Safety is often referred to as a “priority,” not a value. Priorities can change in response to situational demands. When safety is a primary value, it becomes a natural way of performing a job instead of being a “priority.”
When we tell employees that safety is a priority and present them with the rules, policies, and procedures the business has established and then threaten the employees with write-ups, suspensions, or termination for ignoring them, we create an atmosphere of “we are the boss, and you will do as we say.”
We lose so much important information about weaknesses in our system because we shoot the messenger. Should we hold people accountable? Yes, absolutely, but rather than disciplining them for making mistakes, hold them responsible and task them with identifying the best way to prevent others from making similar mistakes.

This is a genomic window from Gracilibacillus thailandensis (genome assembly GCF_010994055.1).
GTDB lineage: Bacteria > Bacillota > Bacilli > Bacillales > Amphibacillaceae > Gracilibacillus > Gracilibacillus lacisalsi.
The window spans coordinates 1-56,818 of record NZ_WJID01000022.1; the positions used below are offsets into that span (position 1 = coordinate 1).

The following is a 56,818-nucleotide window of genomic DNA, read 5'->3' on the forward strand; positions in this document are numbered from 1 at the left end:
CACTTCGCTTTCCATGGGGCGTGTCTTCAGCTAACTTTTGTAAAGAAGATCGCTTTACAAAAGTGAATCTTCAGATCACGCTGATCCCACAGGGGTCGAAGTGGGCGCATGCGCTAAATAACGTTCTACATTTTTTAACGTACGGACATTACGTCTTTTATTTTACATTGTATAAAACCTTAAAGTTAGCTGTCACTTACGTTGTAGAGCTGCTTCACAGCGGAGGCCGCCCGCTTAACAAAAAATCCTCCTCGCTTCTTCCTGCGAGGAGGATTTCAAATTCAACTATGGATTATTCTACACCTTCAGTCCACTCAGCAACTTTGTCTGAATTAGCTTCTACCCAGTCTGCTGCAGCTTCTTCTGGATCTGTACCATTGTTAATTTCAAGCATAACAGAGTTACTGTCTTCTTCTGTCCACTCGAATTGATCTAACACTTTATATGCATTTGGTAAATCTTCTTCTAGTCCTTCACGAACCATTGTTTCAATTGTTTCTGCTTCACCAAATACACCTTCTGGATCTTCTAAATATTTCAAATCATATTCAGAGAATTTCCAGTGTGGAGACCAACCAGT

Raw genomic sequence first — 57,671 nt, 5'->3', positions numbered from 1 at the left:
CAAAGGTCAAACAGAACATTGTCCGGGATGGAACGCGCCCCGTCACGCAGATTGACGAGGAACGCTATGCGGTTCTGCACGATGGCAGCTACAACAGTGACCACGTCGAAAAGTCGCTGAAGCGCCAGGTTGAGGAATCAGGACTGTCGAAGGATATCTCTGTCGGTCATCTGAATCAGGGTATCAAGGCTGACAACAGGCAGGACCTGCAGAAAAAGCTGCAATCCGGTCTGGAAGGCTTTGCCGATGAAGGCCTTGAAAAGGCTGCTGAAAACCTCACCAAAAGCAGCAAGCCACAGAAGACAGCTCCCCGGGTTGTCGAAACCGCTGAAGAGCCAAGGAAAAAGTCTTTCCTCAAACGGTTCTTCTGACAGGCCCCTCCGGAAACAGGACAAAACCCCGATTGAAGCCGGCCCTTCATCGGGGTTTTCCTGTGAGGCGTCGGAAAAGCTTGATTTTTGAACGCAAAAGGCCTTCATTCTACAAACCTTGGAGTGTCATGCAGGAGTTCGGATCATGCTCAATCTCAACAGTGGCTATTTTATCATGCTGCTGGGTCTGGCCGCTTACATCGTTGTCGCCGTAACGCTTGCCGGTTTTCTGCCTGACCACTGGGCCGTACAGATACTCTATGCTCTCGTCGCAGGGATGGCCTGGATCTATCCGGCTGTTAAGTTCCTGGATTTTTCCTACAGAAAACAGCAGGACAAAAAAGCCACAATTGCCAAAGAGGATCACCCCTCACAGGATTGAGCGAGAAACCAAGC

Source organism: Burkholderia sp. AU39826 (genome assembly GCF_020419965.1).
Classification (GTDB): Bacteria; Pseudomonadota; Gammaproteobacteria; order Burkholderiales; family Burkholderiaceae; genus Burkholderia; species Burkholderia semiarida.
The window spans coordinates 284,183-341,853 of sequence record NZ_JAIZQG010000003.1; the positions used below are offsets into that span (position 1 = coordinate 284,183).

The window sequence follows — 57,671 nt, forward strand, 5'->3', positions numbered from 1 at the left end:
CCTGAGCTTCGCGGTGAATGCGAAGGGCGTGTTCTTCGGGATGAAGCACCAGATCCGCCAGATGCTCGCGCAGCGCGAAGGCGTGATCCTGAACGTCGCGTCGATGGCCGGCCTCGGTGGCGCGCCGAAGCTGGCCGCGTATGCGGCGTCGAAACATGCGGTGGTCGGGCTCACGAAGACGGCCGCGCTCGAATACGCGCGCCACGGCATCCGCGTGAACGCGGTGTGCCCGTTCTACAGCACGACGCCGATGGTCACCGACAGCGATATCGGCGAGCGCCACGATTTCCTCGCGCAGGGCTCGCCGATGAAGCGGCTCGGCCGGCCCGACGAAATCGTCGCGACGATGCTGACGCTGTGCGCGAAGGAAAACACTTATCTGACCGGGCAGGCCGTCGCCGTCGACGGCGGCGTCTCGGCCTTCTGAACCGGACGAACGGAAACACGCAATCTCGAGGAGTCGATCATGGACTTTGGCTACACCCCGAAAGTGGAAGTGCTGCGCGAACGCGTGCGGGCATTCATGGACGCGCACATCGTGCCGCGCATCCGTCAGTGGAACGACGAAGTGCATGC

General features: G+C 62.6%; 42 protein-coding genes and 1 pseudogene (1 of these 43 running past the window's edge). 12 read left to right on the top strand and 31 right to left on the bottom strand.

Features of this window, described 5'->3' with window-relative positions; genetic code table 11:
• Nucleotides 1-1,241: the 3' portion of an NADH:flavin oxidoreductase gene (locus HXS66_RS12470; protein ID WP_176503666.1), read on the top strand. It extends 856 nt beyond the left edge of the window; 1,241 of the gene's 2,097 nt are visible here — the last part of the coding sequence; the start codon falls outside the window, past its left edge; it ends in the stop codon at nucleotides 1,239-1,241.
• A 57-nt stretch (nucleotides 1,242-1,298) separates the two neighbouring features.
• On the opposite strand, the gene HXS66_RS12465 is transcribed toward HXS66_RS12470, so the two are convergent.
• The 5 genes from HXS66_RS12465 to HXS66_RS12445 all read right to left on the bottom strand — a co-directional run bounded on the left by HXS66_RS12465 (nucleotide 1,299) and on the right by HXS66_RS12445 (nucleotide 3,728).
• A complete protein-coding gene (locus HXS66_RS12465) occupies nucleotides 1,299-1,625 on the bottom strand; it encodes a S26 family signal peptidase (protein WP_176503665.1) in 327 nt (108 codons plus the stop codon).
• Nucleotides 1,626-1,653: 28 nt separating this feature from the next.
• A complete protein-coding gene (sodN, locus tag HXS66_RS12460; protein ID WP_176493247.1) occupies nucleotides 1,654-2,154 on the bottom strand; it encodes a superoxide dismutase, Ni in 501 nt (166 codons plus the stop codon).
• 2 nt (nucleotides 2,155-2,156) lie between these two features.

Helping employees make safety a value takes work, but it can be done, especially when it isn’t presented as a threat. Making safety a personal issue for the employee is often a successful tact. Help the employee see how their actions could affect the safety of others.
By making safety personal, it becomes a core value. And when all levels of the company practice what is preached, we can make safety a positive issue instead of a negative one.
There are several good videos on this topic in RS SafetyTV.
Our safety team is available to help members improve their safety program beyond compliance with quality safety practices. Contact us at [email protected] to learn more.